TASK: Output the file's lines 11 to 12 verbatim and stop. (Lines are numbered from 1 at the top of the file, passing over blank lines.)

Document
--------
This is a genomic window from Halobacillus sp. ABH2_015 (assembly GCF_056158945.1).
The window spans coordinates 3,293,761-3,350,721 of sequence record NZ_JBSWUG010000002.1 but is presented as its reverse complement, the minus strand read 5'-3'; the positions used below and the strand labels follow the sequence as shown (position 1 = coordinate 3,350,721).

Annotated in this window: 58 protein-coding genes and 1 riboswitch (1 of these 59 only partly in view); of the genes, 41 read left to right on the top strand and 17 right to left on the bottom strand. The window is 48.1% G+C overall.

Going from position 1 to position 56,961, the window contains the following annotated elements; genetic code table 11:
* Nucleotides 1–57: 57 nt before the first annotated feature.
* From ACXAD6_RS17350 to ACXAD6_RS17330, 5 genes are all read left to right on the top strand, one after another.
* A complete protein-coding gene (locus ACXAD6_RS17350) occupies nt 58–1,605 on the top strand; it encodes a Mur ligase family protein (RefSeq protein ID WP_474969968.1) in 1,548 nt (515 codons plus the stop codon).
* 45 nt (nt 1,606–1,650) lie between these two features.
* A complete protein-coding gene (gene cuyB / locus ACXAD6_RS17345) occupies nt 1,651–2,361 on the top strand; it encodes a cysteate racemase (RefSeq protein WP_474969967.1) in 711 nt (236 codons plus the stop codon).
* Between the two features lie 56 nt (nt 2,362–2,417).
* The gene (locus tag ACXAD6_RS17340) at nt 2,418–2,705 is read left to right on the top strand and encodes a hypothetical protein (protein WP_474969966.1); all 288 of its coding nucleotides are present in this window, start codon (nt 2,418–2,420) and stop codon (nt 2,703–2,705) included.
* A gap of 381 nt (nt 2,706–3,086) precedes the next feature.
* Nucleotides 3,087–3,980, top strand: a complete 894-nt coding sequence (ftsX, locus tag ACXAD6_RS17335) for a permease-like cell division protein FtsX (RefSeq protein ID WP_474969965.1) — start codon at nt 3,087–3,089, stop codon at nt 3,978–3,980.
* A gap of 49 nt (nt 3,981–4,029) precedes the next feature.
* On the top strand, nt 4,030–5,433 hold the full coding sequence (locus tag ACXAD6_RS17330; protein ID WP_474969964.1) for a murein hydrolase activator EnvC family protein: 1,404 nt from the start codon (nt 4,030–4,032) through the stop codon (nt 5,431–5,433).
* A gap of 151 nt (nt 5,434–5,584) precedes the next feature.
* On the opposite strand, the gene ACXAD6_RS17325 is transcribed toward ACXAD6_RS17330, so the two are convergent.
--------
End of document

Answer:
* The gene (locus tag ACXAD6_RS17340) at nt 2,418–2,705 is read left to right on the top strand and encodes a hypothetical protein (protein WP_474969966.1); all 288 of its coding nucleotides are present in this window, start codon (nt 2,418–2,420) and stop codon (nt 2,703–2,705) included.
* A gap of 381 nt (nt 2,706–3,086) precedes the next feature.